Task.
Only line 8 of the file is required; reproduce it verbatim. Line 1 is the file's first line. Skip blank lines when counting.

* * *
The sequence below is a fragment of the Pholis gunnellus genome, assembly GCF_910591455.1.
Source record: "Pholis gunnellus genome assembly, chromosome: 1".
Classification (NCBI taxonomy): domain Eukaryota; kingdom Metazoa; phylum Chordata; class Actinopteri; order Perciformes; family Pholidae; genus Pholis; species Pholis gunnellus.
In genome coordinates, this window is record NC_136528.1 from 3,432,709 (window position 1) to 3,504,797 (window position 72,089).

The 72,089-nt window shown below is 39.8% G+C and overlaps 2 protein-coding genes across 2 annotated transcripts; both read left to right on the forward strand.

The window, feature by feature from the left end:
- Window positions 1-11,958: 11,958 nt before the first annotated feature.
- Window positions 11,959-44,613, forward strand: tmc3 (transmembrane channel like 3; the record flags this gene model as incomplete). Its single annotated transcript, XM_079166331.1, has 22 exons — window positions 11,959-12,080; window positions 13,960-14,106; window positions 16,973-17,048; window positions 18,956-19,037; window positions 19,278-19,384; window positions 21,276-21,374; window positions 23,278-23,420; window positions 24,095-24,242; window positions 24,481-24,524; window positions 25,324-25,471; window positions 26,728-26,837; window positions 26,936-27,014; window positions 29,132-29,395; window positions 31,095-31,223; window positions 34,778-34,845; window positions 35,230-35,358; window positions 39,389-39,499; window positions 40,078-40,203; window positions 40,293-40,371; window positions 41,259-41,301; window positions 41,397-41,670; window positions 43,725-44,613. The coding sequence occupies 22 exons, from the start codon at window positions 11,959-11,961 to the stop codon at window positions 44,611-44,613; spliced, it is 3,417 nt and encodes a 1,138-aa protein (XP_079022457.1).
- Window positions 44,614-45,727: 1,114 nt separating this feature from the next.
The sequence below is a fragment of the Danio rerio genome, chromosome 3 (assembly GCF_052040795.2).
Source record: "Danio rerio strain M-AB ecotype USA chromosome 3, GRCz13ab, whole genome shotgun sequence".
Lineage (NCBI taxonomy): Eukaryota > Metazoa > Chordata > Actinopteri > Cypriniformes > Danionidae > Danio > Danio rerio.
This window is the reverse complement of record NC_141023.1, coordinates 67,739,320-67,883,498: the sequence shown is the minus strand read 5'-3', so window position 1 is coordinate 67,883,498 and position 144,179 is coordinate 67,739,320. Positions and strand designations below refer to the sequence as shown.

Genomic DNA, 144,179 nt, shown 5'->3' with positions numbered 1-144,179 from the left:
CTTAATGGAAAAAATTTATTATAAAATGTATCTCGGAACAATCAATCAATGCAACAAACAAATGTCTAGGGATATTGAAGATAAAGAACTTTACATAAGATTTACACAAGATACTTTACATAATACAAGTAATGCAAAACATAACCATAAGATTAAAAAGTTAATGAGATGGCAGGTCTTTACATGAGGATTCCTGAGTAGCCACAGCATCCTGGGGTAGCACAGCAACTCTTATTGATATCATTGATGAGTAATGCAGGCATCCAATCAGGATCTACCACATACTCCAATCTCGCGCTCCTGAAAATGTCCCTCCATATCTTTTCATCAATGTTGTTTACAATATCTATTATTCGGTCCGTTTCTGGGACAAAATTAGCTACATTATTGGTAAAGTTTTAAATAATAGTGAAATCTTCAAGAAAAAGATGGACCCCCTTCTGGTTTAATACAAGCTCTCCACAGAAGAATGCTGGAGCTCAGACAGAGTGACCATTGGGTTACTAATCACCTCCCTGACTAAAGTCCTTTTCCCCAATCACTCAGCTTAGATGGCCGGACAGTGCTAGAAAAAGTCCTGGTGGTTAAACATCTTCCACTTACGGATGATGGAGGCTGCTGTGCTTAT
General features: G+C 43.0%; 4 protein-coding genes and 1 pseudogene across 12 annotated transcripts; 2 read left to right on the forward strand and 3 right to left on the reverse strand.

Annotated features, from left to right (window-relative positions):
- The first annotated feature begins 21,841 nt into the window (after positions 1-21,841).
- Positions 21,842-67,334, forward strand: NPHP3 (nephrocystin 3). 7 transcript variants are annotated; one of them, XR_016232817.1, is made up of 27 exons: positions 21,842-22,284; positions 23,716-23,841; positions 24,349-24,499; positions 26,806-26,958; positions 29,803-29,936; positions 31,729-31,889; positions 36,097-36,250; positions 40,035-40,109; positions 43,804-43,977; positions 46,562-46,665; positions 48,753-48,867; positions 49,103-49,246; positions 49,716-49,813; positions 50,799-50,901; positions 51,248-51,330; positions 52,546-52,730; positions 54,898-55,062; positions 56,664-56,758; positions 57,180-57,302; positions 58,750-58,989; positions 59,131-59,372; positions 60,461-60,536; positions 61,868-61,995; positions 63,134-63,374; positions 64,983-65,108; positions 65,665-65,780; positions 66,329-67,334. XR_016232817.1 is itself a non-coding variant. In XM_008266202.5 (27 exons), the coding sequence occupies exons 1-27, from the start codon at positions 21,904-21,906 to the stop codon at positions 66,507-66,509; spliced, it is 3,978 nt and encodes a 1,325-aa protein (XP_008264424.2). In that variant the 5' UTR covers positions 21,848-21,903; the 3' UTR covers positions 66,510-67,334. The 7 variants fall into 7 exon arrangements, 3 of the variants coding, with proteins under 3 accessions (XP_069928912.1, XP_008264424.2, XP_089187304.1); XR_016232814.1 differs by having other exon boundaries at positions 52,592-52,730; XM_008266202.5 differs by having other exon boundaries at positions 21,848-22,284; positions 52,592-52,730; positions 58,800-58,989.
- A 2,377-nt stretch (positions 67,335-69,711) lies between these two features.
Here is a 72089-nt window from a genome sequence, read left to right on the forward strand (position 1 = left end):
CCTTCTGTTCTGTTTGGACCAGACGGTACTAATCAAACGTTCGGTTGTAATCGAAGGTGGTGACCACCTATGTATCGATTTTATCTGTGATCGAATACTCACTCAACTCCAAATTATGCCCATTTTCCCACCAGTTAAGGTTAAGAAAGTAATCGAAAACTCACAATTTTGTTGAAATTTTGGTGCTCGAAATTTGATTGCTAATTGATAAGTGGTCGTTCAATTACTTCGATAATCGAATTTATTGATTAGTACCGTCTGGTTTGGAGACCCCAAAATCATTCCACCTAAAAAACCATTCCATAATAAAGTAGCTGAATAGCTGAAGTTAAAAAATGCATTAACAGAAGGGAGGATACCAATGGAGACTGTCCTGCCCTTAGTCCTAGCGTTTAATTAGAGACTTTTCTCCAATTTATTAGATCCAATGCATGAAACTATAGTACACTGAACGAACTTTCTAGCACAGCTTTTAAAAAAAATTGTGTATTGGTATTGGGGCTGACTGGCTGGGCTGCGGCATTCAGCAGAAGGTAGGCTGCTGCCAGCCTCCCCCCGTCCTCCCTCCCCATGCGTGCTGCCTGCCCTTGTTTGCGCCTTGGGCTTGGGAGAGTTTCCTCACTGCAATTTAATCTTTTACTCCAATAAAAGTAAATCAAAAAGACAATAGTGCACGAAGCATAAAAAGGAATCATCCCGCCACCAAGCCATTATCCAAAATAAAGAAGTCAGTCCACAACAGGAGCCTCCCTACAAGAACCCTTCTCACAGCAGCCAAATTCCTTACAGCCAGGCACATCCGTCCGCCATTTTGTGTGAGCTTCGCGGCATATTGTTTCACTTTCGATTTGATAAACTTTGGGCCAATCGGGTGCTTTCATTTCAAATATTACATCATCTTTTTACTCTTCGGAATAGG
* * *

- Window positions 11,959-44,613, forward strand: tmc3 (transmembrane channel like 3; the record flags this gene model as incomplete). Its single annotated transcript, XM_079166331.1, has 22 exons — window positions 11,959-12,080; window positions 13,960-14,106; window positions 16,973-17,048; window positions 18,956-19,037; window positions 19,278-19,384; window positions 21,276-21,374; window positions 23,278-23,420; window positions 24,095-24,242; window positions 24,481-24,524; window positions 25,324-25,471; window positions 26,728-26,837; window positions 26,936-27,014; window positions 29,132-29,395; window positions 31,095-31,223; window positions 34,778-34,845; window positions 35,230-35,358; window positions 39,389-39,499; window positions 40,078-40,203; window positions 40,293-40,371; window positions 41,259-41,301; window positions 41,397-41,670; window positions 43,725-44,613. The coding sequence occupies 22 exons, from the start codon at window positions 11,959-11,961 to the stop codon at window positions 44,611-44,613; spliced, it is 3,417 nt and encodes a 1,138-aa protein (XP_079022457.1).